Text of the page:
I didn’t even touch on the films in The Beyond showcase, The Retro showcase or the Short Films, so be sure to use the links listed to check everything playing at the 2011 Los Angeles Film Festival. If you try it once, I’m sure you’ll want to make it a part of your annual summer festivities. It’s that good.

Snow White and the Huntsman is a Great Summer Treat, But No Hit of the Season

by Carrie Specht

Snow White and the Huntsman is opening to great fan fare and anticipation, with both audiences and filmmakers expecting great things from the special effects, high action take on the well-known and beloved fairytale. However, I’m afraid both may be expecting a little too much. Especially since its rival production, Mirror Mirror fared poorly last March making about $18 million upon its opening and just $62 million all together domestically (nowadays that’s considered low). And the studios other visual effects laden film of the summer, Battleship pretty much sank upon its release. Then add in the factor that the movie’s imdb.com popularity rating has been steadily dropping the last few weeks. These signs suggest that what the film has to offer may not be enough to make it the box office smash it was designed to be.

I’m not saying the extremely well produced production is going to fail. In fact, having seen the film last weekend at a sneak peek screening provided by The American Cinematheque I can say that it does live up to the hype. It’s a beautifully made film that’s well worth the price of admission, even at LA prices. That being said, Snow White and the Huntsman lacks sticking power. Meaning that I really enjoyed the film while I was in the theater, but pretty much forgot it once I was back in the real world. So, it’s bound to make a lot of money initially, but it seems unlikely it will be the summer’s biggest box office winner even though it sports an impressive cast and a spectacular look.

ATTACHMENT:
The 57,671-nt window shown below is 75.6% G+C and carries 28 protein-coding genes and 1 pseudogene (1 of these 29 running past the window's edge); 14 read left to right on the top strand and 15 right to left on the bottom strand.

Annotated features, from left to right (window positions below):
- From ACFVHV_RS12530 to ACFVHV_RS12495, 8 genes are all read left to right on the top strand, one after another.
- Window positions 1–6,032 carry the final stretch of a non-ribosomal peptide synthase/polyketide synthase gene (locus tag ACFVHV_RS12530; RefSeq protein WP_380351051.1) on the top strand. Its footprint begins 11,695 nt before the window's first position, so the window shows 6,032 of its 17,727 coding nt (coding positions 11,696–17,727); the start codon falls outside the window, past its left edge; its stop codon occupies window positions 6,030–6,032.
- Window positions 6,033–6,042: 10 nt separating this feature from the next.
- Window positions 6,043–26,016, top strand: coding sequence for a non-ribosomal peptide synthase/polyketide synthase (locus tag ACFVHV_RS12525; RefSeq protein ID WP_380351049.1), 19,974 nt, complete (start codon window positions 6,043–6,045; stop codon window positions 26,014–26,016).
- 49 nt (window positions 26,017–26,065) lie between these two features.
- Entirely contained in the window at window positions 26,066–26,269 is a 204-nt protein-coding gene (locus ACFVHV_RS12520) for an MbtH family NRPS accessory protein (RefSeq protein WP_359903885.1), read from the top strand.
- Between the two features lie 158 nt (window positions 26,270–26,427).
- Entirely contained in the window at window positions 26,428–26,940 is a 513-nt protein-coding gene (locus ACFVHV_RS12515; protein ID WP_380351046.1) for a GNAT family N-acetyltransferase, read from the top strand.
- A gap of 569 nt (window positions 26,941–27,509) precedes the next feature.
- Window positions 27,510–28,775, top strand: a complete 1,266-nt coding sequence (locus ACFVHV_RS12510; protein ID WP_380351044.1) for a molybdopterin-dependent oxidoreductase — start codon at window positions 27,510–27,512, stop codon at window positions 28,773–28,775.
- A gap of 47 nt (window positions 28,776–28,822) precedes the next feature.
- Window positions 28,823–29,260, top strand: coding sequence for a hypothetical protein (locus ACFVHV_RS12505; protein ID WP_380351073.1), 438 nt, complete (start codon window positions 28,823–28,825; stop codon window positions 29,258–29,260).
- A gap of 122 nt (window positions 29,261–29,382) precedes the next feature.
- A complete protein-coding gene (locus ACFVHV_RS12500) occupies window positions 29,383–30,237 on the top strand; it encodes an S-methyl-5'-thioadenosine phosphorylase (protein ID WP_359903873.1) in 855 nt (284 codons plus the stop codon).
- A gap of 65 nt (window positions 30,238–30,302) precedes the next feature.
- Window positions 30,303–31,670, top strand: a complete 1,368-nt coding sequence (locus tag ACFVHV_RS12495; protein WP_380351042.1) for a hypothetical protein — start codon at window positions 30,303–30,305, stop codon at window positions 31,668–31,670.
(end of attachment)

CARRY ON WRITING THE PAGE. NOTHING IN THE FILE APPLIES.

I had the same problem with last summer’s Super 8. Like the J.J. Abrams’ film, Snow White and the Huntsman suffers from a great story that at times is poorly executed. In this case the movie is very repetitive when it comes to certain plot points. After all, how many times do we have to demonstrate the power of Snow White’s inner and outer beauty? And is it necessary to have the evil queen’s brother fail in his quest again and again, and in the same way? Both points are way over played. And why don’t we get to spend more time with the Dwarfs? I’ll trade one of the brother’s failed attempts for more Dwarfs. And don’t get me started on the quick dismissal of the kiss that brings Snow White back to life. In my opinion it is not addressed properly because the filmmakers are setting us up for a sequel. In short, the film falls short of satisfying the qualities required to make it a movie audiences want to see again and again.

Since the disappointment of Battleship, the studio has reassessed it’s opening weekend prediction, and is setting it in the low to mid $30 million range. Apparently, the strength of that prediction relies upon whether or not men chose to see Snow White and the Huntsman over whatever else is out there. Being the only new wide release of the weekend, the prospects are good, but then Men In Black III just opened last weekend and that’s a guys picture if I ever saw one. And of course, The Avengers is also still in theaters. With two films that are highly appealing to men, already a part of a successful franchise and worthy of repeat viewings, audiences may chose to see what they already know they like. And that’s how blockbusters are made.